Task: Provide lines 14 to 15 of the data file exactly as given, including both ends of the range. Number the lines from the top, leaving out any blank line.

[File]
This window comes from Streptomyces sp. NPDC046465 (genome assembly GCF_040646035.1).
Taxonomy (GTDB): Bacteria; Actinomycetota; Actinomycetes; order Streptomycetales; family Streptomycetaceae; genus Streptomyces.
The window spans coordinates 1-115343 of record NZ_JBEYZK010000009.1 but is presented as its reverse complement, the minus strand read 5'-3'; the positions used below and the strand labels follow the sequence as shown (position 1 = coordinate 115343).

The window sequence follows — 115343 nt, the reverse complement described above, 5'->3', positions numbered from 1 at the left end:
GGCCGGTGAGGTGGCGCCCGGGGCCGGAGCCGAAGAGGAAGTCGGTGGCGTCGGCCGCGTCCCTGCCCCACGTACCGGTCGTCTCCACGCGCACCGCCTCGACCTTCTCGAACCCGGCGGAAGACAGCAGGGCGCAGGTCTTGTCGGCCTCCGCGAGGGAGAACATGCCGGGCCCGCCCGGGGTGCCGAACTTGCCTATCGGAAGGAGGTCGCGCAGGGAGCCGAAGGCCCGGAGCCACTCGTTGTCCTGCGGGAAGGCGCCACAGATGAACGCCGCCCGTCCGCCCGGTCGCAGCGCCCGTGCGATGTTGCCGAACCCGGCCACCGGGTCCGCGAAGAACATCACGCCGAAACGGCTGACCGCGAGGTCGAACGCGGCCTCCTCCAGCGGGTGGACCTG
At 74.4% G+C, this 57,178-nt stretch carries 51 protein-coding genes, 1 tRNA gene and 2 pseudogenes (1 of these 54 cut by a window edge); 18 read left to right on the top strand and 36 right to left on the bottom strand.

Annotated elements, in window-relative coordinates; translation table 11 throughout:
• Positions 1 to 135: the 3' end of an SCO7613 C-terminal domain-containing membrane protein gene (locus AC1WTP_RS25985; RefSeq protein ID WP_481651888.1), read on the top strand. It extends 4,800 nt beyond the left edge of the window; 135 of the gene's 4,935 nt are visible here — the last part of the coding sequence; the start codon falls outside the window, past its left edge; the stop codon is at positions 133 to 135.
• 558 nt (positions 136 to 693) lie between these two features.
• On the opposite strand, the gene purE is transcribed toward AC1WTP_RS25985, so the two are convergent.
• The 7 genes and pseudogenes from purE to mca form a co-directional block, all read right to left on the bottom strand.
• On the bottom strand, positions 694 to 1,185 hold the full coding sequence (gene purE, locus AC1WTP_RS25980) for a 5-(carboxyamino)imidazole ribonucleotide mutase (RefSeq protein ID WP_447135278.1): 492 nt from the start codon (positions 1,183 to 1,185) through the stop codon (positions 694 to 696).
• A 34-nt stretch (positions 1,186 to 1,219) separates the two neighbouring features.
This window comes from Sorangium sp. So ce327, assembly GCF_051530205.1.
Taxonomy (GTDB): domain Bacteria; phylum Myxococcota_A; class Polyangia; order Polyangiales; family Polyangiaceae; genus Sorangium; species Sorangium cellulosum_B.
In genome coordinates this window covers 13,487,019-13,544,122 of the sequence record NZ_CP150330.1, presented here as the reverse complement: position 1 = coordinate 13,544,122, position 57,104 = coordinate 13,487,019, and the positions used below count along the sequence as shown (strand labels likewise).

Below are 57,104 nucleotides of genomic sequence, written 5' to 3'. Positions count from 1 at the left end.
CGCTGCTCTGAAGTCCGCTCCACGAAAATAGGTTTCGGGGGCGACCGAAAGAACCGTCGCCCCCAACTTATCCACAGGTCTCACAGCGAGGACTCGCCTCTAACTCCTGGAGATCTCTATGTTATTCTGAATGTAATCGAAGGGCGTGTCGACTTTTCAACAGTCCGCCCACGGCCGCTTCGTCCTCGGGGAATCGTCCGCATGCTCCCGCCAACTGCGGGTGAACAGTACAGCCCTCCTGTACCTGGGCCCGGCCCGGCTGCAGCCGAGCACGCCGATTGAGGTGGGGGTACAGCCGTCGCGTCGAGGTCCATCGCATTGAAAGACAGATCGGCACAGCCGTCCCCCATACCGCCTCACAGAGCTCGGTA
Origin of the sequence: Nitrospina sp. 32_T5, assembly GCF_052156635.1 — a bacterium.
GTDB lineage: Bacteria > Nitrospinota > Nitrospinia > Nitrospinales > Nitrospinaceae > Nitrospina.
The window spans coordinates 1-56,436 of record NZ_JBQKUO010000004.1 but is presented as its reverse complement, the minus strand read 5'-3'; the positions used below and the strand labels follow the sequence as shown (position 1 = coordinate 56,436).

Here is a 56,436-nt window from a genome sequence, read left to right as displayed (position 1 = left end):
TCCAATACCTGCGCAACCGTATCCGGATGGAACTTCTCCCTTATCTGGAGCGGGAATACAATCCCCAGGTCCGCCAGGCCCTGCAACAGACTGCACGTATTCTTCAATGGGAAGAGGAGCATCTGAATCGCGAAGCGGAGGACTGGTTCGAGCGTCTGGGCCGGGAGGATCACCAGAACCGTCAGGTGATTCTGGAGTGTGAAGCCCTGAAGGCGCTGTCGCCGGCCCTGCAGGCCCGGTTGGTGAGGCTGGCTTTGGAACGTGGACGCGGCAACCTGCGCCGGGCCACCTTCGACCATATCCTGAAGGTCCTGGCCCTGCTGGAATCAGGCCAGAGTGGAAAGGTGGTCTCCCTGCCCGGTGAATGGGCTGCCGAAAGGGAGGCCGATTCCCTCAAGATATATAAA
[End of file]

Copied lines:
This window comes from Sorangium sp. So ce327, assembly GCF_051530205.1.
Taxonomy (GTDB): domain Bacteria; phylum Myxococcota_A; class Polyangia; order Polyangiales; family Polyangiaceae; genus Sorangium; species Sorangium cellulosum_B.